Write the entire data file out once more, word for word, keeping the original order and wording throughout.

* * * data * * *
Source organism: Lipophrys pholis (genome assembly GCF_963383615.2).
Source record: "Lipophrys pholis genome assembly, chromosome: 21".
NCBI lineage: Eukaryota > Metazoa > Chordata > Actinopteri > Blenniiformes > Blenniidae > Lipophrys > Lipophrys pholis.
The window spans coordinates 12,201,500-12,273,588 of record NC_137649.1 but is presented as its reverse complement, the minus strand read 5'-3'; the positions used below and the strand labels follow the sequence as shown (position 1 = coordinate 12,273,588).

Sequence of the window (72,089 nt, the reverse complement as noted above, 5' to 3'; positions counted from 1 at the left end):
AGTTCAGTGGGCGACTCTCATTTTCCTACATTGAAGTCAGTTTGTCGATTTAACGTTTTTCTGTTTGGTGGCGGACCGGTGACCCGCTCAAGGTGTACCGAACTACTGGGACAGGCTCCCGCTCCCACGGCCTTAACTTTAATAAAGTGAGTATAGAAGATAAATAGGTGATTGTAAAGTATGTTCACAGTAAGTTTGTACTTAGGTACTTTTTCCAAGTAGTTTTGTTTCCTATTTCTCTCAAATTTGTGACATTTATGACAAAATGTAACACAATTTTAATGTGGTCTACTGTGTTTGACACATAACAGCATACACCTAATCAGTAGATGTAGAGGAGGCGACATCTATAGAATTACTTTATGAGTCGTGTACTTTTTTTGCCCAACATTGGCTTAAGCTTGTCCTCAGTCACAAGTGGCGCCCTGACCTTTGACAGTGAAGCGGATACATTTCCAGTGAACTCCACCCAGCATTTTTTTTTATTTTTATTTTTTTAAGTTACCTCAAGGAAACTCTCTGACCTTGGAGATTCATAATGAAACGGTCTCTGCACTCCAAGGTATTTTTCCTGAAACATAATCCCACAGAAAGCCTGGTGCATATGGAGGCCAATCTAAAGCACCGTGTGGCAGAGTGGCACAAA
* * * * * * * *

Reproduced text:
Source organism: Lipophrys pholis (genome assembly GCF_963383615.2).
Source record: "Lipophrys pholis genome assembly, chromosome: 21".
NCBI lineage: Eukaryota > Metazoa > Chordata > Actinopteri > Blenniiformes > Blenniidae > Lipophrys > Lipophrys pholis.
The window spans coordinates 12,201,500-12,273,588 of record NC_137649.1 but is presented as its reverse complement, the minus strand read 5'-3'; the positions used below and the strand labels follow the sequence as shown (position 1 = coordinate 12,273,588).

Sequence of the window (72,089 nt, the reverse complement as noted above, 5' to 3'; positions counted from 1 at the left end):
AGTTCAGTGGGCGACTCTCATTTTCCTACATTGAAGTCAGTTTGTCGATTTAACGTTTTTCTGTTTGGTGGCGGACCGGTGACCCGCTCAAGGTGTACCGAACTACTGGGACAGGCTCCCGCTCCCACGGCCTTAACTTTAATAAAGTGAGTATAGAAGATAAATAGGTGATTGTAAAGTATGTTCACAGTAAGTTTGTACTTAGGTACTTTTTCCAAGTAGTTTTGTTTCCTATTTCTCTCAAATTTGTGACATTTATGACAAAATGTAACACAATTTTAATGTGGTCTACTGTGTTTGACACATAACAGCATACACCTAATCAGTAGATGTAGAGGAGGCGACATCTATAGAATTACTTTATGAGTCGTGTACTTTTTTTGCCCAACATTGGCTTAAGCTTGTCCTCAGTCACAAGTGGCGCCCTGACCTTTGACAGTGAAGCGGATACATTTCCAGTGAACTCCACCCAGCATTTTTTTTTATTTTTATTTTTTTAAGTTACCTCAAGGAAACTCTCTGACCTTGGAGATTCATAATGAAACGGTCTCTGCACTCCAAGGTATTTTTCCTGAAACATAATCCCACAGAAAGCCTGGTGCATATGGAGGCCAATCTAAAGCACCGTGTGGCAGAGTGGCACAAA